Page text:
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Jubilee Government should reorganise after false start

UREPORT
By - Mohamed Wato | July 17th 2013

By Mohamed Wato

Jubilee is a hundred days old and there are clear signals Kenyans are growing restless yearning for deep change that President Uhuru Kenyatta and his deputy William Ruto promised before they got elected.

Their Jubilee manifesto is a detail of many programmes, presented in an attractive language and reinforced by graphics. Recall a picture is a thousand words; it captured the psyche of many Kenyans. Their panoramic and choreographed agenda suggested that Kenyans will soon be enjoying the benefits of upgraded infrastructure, a modern transport and communication network of railroads and super highways.

That was not the end; a secure environment in which a reformed security system will reverse the spiral of crime incidents gone out of control is another big promise they made.

They said, the economy will be expanded and maintained to grow by double digits, and with such an ambitious plan, they declared significant improvements of the condition of life for the average citizen.

And even though some of the promises they made are long term, requiring considerable time to accomplish, the coalition lacks strategic direction needed to lay foundation for these reforms. Yet, the coalition’s vision must evolve with devolution, a completely new governance model.

Talk of a Jubilee quarter results, and what you get is a false start. In three months, if you overlook what they call "teething problems", a shield to ward off criticisms, what Jubilee is demonstrating is a discouraging narrative of a false start, instead of exploiting the good-will they have, to turn into opportunities that builds public confidence.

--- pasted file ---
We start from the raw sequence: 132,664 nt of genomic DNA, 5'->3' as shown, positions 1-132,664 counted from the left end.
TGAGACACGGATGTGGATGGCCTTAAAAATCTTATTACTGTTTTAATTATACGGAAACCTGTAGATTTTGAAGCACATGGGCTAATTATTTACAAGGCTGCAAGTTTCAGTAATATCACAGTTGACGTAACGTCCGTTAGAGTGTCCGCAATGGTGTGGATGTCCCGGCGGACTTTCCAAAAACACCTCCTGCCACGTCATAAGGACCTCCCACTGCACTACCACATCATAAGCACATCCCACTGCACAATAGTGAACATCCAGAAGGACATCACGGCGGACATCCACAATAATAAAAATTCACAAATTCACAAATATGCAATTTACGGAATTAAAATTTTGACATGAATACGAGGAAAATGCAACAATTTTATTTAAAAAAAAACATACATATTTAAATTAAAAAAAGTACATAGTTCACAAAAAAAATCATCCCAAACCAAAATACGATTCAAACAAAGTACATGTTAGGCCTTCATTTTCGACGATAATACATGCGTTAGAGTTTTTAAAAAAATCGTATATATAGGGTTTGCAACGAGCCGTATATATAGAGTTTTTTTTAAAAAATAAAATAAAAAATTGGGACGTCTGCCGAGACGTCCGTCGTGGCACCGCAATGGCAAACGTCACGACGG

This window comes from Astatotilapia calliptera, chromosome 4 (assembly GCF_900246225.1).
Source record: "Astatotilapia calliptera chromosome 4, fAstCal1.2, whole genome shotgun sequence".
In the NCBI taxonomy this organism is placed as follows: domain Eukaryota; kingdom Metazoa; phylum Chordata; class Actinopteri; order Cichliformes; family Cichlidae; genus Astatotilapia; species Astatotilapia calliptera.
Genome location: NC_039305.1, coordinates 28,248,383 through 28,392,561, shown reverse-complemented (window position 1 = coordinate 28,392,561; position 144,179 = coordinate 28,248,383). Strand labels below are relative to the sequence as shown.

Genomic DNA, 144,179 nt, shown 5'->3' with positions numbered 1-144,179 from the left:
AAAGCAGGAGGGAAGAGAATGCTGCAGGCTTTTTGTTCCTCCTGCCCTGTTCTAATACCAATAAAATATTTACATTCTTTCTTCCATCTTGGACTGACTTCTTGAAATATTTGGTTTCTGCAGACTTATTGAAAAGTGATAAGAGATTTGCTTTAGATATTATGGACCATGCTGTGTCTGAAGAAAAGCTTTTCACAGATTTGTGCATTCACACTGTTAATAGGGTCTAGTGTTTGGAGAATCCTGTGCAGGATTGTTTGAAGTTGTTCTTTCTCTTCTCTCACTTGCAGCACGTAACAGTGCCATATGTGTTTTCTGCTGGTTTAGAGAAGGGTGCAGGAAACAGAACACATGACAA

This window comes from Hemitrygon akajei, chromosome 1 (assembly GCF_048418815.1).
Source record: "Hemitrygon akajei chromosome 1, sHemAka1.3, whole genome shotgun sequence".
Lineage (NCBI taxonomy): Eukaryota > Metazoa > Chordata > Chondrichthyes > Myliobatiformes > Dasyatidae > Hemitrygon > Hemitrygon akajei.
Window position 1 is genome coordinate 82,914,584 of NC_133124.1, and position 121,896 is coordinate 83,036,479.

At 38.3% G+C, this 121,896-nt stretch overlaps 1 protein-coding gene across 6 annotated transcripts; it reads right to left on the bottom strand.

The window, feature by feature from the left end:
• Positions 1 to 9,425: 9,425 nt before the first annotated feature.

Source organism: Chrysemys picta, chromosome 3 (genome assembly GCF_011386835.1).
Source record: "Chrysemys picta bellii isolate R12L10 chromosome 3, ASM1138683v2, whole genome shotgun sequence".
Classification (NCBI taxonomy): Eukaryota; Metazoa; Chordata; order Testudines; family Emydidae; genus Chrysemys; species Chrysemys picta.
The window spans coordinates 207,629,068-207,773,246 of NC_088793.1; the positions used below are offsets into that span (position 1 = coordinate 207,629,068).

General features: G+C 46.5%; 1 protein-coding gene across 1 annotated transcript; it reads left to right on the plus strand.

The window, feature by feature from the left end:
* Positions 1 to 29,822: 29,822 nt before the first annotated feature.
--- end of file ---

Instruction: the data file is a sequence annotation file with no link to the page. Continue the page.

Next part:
Their performance has suffered setbacks from unproductive issues such as turf wars, diplomatic gaffes, labour strikes, wasteful spending, insecurity, and spirited attempts by stalwarts to miscarriage devolution at the early stages.

It appears the driving force behind Jubilee’s agenda does not seem to understand the value of cross functional decision making in a strategic change management environment.

To meet Kenya’s urgent needs, the digital formation must bring everybody including the opposition on a round table and bargain for the implementation of their priority programs. Two things which they need to learn today are, people and communication are vital ingredients that merge to cause or influence transformational development.

Political representation is the channel through which progressive and negative signals are conveyed to steer or scuttle a change process.

So far, Jubilee has failed to build bridges it needs to execute their primary objectives. They must now reorganise, or continue to get distracted and pay back when the time comes to revert to the electorate.

The writer is an independent analyst and an employee of an international organisation

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